Want to save the planet? Go vegan. A study out of Carnegie Mellon compares the ecological benefits of eating locally versus the costs of producing red meat and dairy.
But it's how food is produced, not how far it is transported, that matters most for global warming, according to new research published in ES&T (DOI: 10.1021/es702969f). In fact, eating less red meat and dairy can be a more effective way to lower an average U.S. household's food-related climate footprint than buying local food, says lead author Christopher Weber of Carnegie Mellon University.Via Ezra Klein.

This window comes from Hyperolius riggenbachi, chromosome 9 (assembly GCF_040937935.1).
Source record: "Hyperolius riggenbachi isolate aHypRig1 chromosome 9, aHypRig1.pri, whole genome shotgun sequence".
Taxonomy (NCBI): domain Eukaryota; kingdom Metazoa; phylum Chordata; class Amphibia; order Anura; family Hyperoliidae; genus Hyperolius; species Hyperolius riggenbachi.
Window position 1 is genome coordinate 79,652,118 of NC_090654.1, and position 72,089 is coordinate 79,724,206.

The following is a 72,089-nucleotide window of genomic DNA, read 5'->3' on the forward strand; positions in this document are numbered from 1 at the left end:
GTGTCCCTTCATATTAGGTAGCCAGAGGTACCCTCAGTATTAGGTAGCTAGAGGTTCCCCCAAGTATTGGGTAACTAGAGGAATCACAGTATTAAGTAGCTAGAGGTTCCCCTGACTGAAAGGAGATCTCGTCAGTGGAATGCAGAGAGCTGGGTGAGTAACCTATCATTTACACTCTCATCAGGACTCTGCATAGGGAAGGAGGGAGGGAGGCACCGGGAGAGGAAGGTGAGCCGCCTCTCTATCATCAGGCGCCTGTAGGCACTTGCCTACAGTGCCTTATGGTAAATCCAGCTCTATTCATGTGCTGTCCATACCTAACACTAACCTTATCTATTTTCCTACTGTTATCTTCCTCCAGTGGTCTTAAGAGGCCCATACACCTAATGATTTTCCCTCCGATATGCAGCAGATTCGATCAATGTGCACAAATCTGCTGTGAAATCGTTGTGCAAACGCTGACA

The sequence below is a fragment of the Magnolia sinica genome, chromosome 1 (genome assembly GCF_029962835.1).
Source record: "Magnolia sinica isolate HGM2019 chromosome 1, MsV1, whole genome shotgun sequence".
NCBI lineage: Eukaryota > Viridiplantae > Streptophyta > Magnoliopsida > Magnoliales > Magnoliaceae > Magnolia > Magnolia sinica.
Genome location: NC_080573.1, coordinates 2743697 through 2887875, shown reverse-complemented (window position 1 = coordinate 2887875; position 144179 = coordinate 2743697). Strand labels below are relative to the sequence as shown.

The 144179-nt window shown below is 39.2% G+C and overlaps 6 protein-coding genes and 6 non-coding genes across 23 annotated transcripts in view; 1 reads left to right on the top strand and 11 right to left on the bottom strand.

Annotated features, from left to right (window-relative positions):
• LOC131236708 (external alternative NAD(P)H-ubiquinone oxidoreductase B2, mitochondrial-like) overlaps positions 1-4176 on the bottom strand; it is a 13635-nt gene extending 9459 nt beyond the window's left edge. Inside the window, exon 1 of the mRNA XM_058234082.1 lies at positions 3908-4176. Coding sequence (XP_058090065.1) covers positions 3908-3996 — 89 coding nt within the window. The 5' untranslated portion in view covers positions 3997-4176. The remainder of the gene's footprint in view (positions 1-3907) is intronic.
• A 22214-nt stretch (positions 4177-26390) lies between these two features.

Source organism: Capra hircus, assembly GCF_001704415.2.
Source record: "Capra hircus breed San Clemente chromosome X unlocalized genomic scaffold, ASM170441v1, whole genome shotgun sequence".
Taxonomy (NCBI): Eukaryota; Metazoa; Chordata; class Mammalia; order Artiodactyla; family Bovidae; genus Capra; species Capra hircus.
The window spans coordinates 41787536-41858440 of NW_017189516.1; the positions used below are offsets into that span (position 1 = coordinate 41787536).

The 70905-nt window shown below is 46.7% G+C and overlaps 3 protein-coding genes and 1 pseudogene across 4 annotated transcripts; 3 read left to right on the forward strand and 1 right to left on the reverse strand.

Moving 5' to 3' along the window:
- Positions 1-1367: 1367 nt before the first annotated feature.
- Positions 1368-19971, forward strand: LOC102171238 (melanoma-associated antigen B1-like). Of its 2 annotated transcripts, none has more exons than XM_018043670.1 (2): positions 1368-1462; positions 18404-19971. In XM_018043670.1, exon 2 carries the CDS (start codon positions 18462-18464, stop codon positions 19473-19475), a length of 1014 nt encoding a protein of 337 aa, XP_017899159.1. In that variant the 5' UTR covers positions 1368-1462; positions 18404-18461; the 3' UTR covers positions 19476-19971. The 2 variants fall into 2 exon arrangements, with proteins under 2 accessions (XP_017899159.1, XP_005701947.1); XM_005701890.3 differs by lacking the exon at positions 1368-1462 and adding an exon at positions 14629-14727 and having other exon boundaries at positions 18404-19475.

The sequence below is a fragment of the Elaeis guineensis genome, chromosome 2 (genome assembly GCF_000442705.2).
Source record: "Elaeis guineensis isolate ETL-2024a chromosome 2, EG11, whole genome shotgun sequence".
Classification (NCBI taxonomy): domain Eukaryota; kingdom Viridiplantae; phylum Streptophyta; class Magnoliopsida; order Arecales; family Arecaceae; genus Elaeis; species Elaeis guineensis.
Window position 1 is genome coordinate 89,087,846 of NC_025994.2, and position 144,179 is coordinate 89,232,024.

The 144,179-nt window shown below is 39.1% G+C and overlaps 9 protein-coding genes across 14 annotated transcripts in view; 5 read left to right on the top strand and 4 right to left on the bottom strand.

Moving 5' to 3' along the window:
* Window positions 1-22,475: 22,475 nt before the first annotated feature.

Weber and colleague Scott Matthews, also of Carnegie Mellon, conducted a life-cycle assessment of greenhouse gases emitted during all stages of growing and transporting food consumed in the U.S. They found that transportation creates only 11% of the 8.1 metric tons (t) of greenhouse gases (in CO2 equivalents) that an average U.S. household generates annually as a result of food consumption. The agricultural and industrial practices that go into growing and harvesting food are responsible for most (83%) of its greenhouse gas emissions.